Having lived a life full of children and grandchildren, spouses and lovers, work and adventure, with enough integrity in the end to apply the vague term happiness, Chandra is strangely disconcerted to discover death does not equal non-existence.
At first Chandra assumes the windy, dark luminescence is part of the death process, until there is no sequence of events, no movement, no curiosity, and no reason to get there.
Yet Chandra remembers being Chandra, indistinctly, as if memories are dreams of time and space minus history and reason.
Chandra has a sense, not one of the five, but complete and neutral. Chandra wants to call it a feeling of the soul because there is no choice but to borrow familiar nomenclature.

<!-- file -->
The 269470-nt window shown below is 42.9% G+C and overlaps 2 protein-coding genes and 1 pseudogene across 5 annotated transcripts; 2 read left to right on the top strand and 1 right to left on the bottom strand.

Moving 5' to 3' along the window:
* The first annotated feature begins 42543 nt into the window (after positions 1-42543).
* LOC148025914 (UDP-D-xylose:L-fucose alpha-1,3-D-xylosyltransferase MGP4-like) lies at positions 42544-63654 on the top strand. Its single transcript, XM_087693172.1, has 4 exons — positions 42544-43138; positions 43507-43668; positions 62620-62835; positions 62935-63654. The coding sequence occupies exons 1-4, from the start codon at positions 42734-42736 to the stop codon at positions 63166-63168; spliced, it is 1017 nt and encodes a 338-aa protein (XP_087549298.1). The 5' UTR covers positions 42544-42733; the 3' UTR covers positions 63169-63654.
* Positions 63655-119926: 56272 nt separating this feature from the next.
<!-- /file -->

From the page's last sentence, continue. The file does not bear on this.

The dark wind feels like enveloping water, Chandra drowning calmly without fear that time will lead to an unknowable future, or that space could propose any obstacle.
And the familiar is a cookied page haunting Chandra’s soul, filling its emptiness, blowing in the luminescence, a benign virus swirling in the water.
When the water breaks and the womb births Chandra remembers Chandra for milliseconds or millennia before the nurse slaps Chandra’s bottom, a new breath is drawn, and the memory of Chandra is lost in the after and before.